The childhood home of Jackie Kennedy Onassis, which also was a vacation place for John F. Kennedy during his presidential years, and the last farm in Newport, R.I., sold yesterday for $825,000.

Hammersmith Farm was sold to a group of "six or seven" investors headed by Edward F. Sughrue, a Whitinsville, Mass. attorney. They plan to farm the 54-acre property and its 28-room cottage" into a museum of Newport and Kennedy history, of Sughrue told Sotheby Parke Bernet agents for the sale.

Many of the original furnishings remain in the house, including a desk used by President Kennedy and the twin beds where he slept and his wife slept.

Jacqueline Onassis' mother, Janet Auchinclose, sold the property after a weekend of discussion with Mrs. Onassis, her sister Lee Radziwill and Mrs. Auchinclose's other daughter, Janet Rutherford. Though the property sold for $160,000 less than the $985,000 asking price, Mrs. Auchinclose apparently preferred to see the property preserved as a museum.

Sughrue told Sotheby Parke Bernet that he and his group planned to build seven homes on 14 acres of the estate, reserving the rest with the mansion and farm buildings for the museum.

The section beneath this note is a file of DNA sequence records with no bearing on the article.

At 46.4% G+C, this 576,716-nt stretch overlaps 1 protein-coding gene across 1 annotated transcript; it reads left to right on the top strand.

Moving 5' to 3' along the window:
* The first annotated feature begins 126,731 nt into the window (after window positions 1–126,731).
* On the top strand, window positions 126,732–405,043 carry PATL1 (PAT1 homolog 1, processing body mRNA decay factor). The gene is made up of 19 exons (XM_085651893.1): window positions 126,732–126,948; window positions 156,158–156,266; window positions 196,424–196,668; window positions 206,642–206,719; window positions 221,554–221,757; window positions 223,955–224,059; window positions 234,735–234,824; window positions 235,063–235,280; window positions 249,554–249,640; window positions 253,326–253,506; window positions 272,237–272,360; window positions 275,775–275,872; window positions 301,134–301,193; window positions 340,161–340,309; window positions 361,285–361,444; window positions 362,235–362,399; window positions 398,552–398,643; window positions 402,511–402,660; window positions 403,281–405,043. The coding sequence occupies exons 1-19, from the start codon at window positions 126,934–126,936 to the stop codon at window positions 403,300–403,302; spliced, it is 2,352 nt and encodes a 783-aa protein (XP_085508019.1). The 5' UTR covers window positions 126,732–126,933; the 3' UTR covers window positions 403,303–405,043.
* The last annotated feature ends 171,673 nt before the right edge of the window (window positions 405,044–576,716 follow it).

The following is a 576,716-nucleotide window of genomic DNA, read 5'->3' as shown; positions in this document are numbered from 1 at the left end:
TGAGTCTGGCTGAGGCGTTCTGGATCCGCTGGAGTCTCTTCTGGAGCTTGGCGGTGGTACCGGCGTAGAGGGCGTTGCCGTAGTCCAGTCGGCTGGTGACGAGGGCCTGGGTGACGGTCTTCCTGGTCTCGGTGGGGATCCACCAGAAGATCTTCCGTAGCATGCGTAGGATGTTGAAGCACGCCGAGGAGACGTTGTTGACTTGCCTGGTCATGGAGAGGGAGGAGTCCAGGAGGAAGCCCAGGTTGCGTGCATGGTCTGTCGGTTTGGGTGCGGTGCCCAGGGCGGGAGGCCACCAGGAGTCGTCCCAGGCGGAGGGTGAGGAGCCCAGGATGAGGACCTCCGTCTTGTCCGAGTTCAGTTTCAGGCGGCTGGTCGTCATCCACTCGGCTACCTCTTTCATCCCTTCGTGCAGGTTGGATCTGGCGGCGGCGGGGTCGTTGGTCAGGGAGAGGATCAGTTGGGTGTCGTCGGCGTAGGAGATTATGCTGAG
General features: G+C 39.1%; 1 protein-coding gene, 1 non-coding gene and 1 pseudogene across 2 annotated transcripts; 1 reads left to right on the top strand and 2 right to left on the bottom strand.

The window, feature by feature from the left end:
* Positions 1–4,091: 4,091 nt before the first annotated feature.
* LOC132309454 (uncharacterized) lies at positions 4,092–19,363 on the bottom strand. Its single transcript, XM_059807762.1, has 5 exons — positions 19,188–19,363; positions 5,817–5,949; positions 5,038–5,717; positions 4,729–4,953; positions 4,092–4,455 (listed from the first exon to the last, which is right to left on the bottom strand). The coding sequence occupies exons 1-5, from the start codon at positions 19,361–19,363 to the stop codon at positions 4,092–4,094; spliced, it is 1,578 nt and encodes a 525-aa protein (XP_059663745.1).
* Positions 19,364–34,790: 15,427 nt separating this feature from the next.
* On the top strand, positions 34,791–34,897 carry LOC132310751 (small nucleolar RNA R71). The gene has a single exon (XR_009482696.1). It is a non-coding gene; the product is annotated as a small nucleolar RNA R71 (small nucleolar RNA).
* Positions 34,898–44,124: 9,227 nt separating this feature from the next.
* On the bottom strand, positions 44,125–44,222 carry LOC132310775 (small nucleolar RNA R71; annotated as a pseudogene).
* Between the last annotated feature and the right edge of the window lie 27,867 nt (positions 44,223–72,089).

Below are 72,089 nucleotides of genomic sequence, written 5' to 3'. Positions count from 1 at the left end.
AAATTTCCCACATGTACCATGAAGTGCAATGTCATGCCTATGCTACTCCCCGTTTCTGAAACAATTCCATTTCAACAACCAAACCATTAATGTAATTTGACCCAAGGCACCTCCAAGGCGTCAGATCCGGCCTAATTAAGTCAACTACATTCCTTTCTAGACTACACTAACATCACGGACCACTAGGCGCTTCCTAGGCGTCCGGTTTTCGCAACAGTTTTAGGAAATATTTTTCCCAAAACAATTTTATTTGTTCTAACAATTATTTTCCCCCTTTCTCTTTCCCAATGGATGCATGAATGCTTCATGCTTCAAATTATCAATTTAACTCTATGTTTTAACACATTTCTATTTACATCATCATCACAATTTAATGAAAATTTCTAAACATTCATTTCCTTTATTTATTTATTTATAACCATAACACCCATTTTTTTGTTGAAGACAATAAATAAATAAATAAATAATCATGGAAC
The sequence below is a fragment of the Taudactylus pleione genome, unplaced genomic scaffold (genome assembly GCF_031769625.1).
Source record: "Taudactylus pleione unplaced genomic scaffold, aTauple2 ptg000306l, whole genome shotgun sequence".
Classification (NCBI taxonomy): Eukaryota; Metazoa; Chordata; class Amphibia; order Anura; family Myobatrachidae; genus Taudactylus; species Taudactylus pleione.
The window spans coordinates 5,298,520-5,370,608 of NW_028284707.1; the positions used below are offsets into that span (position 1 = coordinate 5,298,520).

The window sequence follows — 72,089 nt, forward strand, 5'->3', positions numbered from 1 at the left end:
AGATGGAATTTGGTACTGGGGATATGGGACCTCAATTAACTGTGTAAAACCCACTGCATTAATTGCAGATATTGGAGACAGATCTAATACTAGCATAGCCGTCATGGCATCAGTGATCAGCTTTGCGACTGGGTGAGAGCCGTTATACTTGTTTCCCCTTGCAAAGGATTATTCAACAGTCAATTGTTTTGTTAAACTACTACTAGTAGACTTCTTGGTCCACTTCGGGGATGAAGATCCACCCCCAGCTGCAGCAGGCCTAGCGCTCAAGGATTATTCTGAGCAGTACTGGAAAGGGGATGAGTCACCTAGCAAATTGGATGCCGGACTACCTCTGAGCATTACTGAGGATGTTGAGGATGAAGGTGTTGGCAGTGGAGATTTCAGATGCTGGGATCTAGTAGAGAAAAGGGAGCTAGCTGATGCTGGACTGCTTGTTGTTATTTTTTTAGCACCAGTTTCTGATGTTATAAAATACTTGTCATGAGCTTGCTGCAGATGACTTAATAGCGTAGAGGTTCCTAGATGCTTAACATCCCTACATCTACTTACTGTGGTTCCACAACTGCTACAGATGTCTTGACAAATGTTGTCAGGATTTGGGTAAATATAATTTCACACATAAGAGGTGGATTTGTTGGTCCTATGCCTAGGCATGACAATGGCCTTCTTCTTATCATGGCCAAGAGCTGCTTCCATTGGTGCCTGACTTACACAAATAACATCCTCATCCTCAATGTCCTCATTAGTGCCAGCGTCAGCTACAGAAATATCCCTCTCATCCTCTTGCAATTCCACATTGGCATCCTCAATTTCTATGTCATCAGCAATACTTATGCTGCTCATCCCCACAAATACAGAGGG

Mrs. Auchincloss has reserved about 10 acres, a 1720 house called "The Castel," and a windmill/guest house for her own residence.

The 28-room great house, called a "cottage" in the Newport manner, was designed in 1887 by R. H. Robertson. Frederick Law Olmsted, who designed the U.S. Capitol grounds planned the gardens.

The estate has been owned by only three previous families, according to Charles H. Seiheimer Jr., president of the Sotheby company. "It was named for the borough in England of its original owner, William Brenton." Currently the Swedish team competing for the American's Cup is occupying the house, which face Narragansett Bay and Block Island Sound.